Out of all the talented victims of rock ‘n’ roll and roots becoming second-class-citizen music genres in today’s popular culture, Heartless Bastards are among the most talented and under-famous.
Formed in Cincinnati before singer Erika Wennerstrom moved to Austin a decade ago and put together a new lineup, the Bastards have churned out five albums and nearly 15 years of solid-to-excellent garage and country-folk rock. Wennerstrom’s powerful voice alone has always been worth the price of admission to one of their shows, and their following on the indie circuit has been large and loyal enough, presumably, to pay the bills.
But unfortunately, the mega-success of fellow Ohioans the Black Keys from 2010 onward didn’t open the floodgates for Wennerstrom or her latter-day Bastards. Unlike the circa-2002 garage revival that broke the Strokes, White Stripes, Hives, and Vines, the Keys becoming major stars with Brothers, El Camino, and Turn Blue led to modest-at-best gains for like-minded rockers. The biggest dent the Bastards have made on the Billboard 200 is more like a nick – their fine 2012 album Arrow reached a sizzling No. 78. So, far too few people have heard Wennerstrom’s nearly unrivaled vocal cathartics, as evidenced by the person sitting next to me at the Continental Club on Saturday night asking if I knew anything about the next act and whether she was any good.
Wennerstrom is putting the finishing touches on her first solo record, which she told Saturday’s audience she’s been working on for a year and a half. Backed by a full band that included Bastard bassist Jesse Ebaugh, she led a compelling one-hour performance that likely served as a preview of what that record will sound like. Delivering an hour of largely big-sounding country-inflected rock and rock-inflected folk – is “arena roots” a thing? – Wennerstrom signaled the forthcoming album won’t be much of a shift from what Bastards fans have become used to on the group’s recent records. Wennerstrom’s ability to hold concertgoers’ ears and eyes hasn’t changed, either.
While her band was more than capable, as with any Bastards show, there was no question who the star was. Both on record and in person, Wennerstrom is an arresting fountain of vocal passion. She takes songs that sound as if they started as back-porch therapy sessions and uses dynamic shifts to push them to both new heights and depth, shifting effortlessly from deep tones to high wails and getting more mileage out of evocative, soul-baring “oh-oh-oh-uh-oh” sounds than any singer should be able to at this stage in music history. She means every word, too: Her eyes are either betraying the intensity evident in her voice or closed as she goes high.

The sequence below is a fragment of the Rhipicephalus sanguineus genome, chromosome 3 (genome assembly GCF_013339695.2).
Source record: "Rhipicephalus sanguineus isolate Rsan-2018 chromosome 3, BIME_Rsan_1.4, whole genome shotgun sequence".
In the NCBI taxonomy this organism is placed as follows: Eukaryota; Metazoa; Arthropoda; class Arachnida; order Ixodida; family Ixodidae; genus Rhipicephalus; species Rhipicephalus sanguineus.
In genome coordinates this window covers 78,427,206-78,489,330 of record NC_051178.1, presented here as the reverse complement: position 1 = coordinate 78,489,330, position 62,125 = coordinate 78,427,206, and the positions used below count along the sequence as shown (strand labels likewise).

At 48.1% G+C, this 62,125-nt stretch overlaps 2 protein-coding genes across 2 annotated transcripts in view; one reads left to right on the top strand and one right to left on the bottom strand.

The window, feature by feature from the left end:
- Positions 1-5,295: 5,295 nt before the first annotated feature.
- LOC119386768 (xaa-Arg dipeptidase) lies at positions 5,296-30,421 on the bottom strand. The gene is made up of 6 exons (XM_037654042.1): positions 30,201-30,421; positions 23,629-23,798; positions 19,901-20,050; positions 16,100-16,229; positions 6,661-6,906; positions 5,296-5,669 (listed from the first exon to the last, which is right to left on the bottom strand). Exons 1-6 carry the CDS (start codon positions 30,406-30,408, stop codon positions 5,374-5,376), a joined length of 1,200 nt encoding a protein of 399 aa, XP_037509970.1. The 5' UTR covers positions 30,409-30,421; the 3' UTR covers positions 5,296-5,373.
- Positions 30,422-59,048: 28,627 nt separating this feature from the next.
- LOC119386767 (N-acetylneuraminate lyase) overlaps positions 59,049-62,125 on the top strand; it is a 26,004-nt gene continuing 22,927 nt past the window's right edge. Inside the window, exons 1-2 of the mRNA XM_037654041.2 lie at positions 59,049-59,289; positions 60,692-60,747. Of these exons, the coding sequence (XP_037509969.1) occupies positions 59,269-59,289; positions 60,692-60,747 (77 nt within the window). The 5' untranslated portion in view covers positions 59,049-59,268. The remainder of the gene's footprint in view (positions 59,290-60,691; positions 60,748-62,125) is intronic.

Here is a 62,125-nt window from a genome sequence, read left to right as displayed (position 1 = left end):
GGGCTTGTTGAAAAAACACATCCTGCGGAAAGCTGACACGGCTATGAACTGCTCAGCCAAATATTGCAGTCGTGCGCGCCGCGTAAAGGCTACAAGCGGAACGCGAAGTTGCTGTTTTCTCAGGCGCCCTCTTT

Anthemic folky power ballad “Extraordinary Love” – available for streaming in a rough cut on ErikaWennerstrom.com – would have fit right in on any of the Bastards’ last few records. “Letting Go” showed more of Wennerstrom’s straight country side. The band’s one-song encore, the folky Bastards single “Only For You,” served as a satisfying finisher for anyone who entered the Continental knowing who she was (but not for my inquiring seat neighbor, who peaced-out somewhere around the third song in the set).
The more straight-rock sound of the Bastards’ early days was mostly absent from what Wennerstrom presented Saturday night, but that’s not really a bad thing. She’s long since found her wheelhouse with a more Americana-drenched sound, and she can likely keep spinning that wheel to produce strong live performances until the day her remarkable voice gives out.
You can listen to two rough tracks from Wennerstrom’s forthcoming album on her website here.